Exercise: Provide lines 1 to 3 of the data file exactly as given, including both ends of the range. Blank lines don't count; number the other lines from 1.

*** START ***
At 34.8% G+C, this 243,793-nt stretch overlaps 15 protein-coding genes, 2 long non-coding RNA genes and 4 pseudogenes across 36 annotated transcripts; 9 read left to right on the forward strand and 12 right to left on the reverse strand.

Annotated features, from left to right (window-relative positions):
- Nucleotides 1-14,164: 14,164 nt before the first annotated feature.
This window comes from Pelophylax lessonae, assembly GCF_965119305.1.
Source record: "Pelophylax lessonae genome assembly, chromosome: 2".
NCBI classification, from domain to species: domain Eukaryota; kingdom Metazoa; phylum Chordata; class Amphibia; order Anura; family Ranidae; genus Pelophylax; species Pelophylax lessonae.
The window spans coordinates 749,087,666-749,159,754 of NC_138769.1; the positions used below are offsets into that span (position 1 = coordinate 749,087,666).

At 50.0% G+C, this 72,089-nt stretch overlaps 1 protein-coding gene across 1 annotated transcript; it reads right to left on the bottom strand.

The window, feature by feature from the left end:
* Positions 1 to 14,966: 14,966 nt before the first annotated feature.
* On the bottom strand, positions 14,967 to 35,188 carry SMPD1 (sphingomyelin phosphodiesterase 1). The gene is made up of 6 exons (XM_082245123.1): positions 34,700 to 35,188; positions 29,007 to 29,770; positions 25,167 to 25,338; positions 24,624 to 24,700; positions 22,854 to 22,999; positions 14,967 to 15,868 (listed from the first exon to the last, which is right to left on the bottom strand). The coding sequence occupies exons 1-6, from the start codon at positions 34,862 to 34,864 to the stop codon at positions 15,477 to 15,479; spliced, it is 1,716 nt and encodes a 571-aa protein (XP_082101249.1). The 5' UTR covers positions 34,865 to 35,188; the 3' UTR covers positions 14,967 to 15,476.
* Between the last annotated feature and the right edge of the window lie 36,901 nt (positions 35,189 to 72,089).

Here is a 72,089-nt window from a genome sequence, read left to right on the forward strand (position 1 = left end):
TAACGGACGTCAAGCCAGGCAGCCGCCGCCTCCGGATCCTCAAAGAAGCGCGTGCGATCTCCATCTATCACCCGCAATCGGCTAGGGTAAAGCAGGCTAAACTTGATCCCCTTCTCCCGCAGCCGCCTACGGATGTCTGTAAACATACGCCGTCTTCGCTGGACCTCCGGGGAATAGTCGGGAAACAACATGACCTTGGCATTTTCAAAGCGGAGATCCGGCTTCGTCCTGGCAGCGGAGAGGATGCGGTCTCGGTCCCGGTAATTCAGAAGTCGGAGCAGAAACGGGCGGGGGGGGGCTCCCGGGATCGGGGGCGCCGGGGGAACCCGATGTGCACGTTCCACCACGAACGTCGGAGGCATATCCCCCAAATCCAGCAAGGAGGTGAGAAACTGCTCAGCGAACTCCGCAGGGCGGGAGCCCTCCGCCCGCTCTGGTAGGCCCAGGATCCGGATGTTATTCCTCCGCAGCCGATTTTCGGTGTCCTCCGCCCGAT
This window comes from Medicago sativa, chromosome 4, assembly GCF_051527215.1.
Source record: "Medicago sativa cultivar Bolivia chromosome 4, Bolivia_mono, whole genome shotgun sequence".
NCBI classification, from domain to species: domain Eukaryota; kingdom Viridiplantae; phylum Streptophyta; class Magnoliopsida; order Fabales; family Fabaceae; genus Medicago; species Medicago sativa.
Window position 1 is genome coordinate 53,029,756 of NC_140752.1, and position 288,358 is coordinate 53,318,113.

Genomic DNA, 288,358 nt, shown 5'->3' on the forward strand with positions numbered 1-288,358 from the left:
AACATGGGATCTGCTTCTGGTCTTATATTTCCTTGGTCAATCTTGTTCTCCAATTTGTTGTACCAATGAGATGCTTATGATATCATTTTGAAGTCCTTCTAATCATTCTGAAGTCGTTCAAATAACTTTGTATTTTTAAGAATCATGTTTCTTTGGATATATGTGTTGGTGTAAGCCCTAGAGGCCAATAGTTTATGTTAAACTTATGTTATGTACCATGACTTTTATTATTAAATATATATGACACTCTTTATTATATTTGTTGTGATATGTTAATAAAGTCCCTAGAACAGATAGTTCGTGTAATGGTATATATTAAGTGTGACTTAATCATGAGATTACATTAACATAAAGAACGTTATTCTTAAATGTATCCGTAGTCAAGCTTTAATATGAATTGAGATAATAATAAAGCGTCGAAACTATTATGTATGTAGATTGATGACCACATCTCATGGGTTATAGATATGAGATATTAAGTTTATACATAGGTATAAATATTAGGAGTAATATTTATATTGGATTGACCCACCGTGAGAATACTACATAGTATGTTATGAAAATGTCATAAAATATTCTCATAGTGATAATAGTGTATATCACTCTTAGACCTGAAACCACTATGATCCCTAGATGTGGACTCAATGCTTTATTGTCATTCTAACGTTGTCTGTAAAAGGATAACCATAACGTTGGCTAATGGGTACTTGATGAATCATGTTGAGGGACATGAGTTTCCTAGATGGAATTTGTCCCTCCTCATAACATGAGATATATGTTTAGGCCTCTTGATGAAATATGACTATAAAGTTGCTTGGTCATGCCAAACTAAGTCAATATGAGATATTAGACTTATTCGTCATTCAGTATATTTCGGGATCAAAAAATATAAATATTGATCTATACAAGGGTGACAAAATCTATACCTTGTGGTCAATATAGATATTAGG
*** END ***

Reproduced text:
At 34.8% G+C, this 243,793-nt stretch overlaps 15 protein-coding genes, 2 long non-coding RNA genes and 4 pseudogenes across 36 annotated transcripts; 9 read left to right on the forward strand and 12 right to left on the reverse strand.

Annotated features, from left to right (window-relative positions):
- Nucleotides 1-14,164: 14,164 nt before the first annotated feature.